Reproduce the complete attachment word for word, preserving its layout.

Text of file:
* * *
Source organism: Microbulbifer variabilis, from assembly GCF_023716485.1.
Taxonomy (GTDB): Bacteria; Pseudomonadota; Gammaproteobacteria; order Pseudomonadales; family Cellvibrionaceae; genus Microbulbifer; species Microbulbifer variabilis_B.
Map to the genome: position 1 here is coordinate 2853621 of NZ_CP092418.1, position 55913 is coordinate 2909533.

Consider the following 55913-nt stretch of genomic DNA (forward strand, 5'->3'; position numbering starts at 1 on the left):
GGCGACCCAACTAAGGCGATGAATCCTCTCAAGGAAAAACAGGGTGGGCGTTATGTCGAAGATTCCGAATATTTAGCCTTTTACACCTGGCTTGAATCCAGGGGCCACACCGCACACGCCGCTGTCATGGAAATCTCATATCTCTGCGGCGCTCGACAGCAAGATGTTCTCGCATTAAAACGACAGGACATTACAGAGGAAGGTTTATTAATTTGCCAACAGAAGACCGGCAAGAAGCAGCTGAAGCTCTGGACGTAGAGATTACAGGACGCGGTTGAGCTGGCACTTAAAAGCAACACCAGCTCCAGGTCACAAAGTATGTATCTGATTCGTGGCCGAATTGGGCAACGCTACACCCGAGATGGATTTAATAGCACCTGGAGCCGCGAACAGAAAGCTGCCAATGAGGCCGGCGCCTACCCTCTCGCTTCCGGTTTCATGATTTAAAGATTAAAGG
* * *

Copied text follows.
Source organism: Microbulbifer variabilis, from assembly GCF_023716485.1.
Taxonomy (GTDB): Bacteria; Pseudomonadota; Gammaproteobacteria; order Pseudomonadales; family Cellvibrionaceae; genus Microbulbifer; species Microbulbifer variabilis_B.
Map to the genome: position 1 here is coordinate 2853621 of NZ_CP092418.1, position 55913 is coordinate 2909533.

Consider the following 55913-nt stretch of genomic DNA (forward strand, 5'->3'; position numbering starts at 1 on the left):
GGCGACCCAACTAAGGCGATGAATCCTCTCAAGGAAAAACAGGGTGGGCGTTATGTCGAAGATTCCGAATATTTAGCCTTTTACACCTGGCTTGAATCCAGGGGCCACACCGCACACGCCGCTGTCATGGAAATCTCATATCTCTGCGGCGCTCGACAGCAAGATGTTCTCGCATTAAAACGACAGGACATTACAGAGGAAGGTTTATTAATTTGCCAACAGAAGACCGGCAAGAAGCAGCTGAAGCTCTGGACGTAGAGATTACAGGACGCGGTTGAGCTGGCACTTAAAAGCAACACCAGCTCCAGGTCACAAAGTATGTATCTGATTCGTGGCCGAATTGGGCAACGCTACACCCGAGATGGATTTAATAGCACCTGGAGCCGCGAACAGAAAGCTGCCAATGAGGCCGGCGCCTACCCTCTCGCTTCCGGTTTCATGATTTAAAGATTAAAGG